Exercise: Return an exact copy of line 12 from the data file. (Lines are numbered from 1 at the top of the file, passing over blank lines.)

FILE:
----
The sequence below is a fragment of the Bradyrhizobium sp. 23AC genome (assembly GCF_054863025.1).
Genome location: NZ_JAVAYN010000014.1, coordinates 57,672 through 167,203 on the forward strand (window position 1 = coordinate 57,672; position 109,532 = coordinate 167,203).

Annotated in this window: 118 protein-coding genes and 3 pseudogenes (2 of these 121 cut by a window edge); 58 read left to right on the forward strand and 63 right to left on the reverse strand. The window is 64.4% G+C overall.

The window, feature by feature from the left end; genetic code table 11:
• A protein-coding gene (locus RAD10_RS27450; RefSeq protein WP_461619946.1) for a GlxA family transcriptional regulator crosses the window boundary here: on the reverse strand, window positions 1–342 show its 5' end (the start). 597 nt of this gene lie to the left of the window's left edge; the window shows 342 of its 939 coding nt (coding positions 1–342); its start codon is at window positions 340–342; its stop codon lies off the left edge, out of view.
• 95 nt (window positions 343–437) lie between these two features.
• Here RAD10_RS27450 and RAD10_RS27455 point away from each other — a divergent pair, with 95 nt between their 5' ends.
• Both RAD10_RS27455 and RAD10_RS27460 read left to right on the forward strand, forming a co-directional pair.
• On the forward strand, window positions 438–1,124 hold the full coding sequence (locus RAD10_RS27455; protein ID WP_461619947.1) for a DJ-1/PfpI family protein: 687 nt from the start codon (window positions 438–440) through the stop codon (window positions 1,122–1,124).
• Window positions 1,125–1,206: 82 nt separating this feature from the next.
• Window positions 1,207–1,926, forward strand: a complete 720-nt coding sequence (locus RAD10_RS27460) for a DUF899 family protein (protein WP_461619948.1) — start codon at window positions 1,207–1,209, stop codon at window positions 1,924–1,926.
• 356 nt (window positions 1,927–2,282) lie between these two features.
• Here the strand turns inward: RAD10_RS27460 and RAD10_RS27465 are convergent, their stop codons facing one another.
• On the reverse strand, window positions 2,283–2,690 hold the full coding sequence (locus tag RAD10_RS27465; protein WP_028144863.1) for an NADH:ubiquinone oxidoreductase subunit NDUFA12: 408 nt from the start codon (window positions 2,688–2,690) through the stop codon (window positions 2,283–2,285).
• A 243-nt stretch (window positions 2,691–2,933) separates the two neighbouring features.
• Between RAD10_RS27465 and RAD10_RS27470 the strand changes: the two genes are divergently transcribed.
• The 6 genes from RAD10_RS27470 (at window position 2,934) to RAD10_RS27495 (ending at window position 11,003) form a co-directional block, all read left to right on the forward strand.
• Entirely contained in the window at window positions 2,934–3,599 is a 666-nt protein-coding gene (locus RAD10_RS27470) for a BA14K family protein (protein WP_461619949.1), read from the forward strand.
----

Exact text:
• 356 nt (window positions 1,927–2,282) lie between these two features.